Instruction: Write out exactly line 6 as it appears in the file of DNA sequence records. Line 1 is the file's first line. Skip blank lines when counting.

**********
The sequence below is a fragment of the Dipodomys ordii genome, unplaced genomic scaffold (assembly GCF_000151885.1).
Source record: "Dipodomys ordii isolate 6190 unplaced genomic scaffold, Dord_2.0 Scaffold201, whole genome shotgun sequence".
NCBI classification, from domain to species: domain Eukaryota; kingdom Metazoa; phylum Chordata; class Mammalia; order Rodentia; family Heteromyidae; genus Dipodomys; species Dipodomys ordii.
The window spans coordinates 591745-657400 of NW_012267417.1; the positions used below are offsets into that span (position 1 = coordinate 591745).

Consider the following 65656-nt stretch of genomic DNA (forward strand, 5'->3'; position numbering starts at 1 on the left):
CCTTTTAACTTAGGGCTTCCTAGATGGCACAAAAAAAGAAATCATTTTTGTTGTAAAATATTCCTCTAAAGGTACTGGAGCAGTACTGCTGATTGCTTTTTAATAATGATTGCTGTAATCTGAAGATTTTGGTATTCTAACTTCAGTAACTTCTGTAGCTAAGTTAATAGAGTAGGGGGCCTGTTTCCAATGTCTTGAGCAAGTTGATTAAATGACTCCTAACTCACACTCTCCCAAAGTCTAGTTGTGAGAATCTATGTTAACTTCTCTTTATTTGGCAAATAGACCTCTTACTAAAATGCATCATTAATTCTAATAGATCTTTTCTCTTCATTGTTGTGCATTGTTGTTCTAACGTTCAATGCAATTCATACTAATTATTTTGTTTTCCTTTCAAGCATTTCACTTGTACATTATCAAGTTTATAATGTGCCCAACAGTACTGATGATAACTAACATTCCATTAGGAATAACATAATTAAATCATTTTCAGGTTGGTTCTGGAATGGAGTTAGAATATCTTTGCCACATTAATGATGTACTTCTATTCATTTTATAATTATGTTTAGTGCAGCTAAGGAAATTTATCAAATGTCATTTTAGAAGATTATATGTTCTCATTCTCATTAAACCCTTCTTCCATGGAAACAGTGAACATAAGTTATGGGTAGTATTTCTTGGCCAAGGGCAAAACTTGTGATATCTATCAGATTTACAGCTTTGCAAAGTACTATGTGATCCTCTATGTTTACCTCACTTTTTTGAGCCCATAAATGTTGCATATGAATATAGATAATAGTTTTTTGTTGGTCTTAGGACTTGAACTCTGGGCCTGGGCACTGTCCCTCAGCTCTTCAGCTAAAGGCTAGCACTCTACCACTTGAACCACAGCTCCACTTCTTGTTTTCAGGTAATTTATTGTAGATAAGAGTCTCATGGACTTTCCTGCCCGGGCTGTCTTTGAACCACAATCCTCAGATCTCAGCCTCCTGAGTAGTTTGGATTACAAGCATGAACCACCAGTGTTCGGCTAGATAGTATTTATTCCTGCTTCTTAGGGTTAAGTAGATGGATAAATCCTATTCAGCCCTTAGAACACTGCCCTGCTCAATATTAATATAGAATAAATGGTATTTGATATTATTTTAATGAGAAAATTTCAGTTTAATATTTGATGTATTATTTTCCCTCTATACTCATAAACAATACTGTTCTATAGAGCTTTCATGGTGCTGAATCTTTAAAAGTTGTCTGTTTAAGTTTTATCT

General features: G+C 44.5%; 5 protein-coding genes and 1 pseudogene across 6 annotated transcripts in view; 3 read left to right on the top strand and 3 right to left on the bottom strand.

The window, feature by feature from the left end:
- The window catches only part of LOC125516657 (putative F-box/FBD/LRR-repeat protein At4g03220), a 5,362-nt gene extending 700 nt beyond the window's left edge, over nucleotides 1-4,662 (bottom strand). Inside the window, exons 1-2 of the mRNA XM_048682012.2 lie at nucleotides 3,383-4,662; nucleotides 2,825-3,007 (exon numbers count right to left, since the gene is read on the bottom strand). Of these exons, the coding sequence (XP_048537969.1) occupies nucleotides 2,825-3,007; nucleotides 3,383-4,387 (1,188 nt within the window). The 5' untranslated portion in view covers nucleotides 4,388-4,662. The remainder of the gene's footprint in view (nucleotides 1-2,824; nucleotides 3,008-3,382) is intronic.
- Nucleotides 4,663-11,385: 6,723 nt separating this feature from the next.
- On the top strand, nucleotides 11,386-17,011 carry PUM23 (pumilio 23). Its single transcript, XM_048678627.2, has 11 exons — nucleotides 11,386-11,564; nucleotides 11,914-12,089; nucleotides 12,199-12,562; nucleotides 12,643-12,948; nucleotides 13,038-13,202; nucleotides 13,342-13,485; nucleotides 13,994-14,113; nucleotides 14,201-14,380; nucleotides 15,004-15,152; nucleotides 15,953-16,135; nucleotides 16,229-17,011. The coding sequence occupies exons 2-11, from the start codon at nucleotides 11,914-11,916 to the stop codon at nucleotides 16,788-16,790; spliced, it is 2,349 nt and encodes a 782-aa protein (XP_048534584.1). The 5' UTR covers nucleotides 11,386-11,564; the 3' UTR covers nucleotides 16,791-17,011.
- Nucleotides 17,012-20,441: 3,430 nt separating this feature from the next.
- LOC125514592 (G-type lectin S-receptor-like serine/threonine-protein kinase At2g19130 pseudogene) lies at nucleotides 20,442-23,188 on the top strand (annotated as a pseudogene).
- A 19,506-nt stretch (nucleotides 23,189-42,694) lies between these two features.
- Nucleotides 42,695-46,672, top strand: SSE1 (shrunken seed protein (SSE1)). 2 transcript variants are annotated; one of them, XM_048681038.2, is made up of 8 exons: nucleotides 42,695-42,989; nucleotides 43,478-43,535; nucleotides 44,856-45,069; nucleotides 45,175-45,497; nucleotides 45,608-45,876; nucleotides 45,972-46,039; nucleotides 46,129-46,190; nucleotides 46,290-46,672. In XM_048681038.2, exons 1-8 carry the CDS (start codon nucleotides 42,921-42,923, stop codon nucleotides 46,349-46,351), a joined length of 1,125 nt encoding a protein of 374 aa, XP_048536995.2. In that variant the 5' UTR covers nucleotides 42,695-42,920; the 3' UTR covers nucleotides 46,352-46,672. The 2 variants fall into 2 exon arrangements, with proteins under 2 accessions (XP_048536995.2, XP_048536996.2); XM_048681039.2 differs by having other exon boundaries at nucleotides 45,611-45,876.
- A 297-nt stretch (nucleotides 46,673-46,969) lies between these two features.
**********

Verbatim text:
CCTTTTAACTTAGGGCTTCCTAGATGGCACAAAAAAAGAAATCATTTTTGTTGTAAAATATTCCTCTAAAGGTACTGGAGCAGTACTGCTGATTGCTTTTTAATAATGATTGCTGTAATCTGAAGATTTTGGTATTCTAACTTCAGTAACTTCTGTAGCTAAGTTAATAGAGTAGGGGGCCTGTTTCCAATGTCTTGAGCAAGTTGATTAAATGACTCCTAACTCACACTCTCCCAAAGTCTAGTTGTGAGAATCTATGTTAACTTCTCTTTATTTGGCAAATAGACCTCTTACTAAAATGCATCATTAATTCTAATAGATCTTTTCTCTTCATTGTTGTGCATTGTTGTTCTAACGTTCAATGCAATTCATACTAATTATTTTGTTTTCCTTTCAAGCATTTCACTTGTACATTATCAAGTTTATAATGTGCCCAACAGTACTGATGATAACTAACATTCCATTAGGAATAACATAATTAAATCATTTTCAGGTTGGTTCTGGAATGGAGTTAGAATATCTTTGCCACATTAATGATGTACTTCTATTCATTTTATAATTATGTTTAGTGCAGCTAAGGAAATTTATCAAATGTCATTTTAGAAGATTATATGTTCTCATTCTCATTAAACCCTTCTTCCATGGAAACAGTGAACATAAGTTATGGGTAGTATTTCTTGGCCAAGGGCAAAACTTGTGATATCTATCAGATTTACAGCTTTGCAAAGTACTATGTGATCCTCTATGTTTACCTCACTTTTTTGAGCCCATAAATGTTGCATATGAATATAGATAATAGTTTTTTGTTGGTCTTAGGACTTGAACTCTGGGCCTGGGCACTGTCCCTCAGCTCTTCAGCTAAAGGCTAGCACTCTACCACTTGAACCACAGCTCCACTTCTTGTTTTCAGGTAATTTATTGTAGATAAGAGTCTCATGGACTTTCCTGCCCGGGCTGTCTTTGAACCACAATCCTCAGATCTCAGCCTCCTGAGTAGTTTGGATTACAAGCATGAACCACCAGTGTTCGGCTAGATAGTATTTATTCCTGCTTCTTAGGGTTAAGTAGATGGATAAATCCTATTCAGCCCTTAGAACACTGCCCTGCTCAATATTAATATAGAATAAATGGTATTTGATATTATTTTAATGAGAAAATTTCAGTTTAATATTTGATGTATTATTTTCCCTCTATACTCATAAACAATACTGTTCTATAGAGCTTTCATGGTGCTGAATCTTTAAAAGTTGTCTGTTTAAGTTTTATCT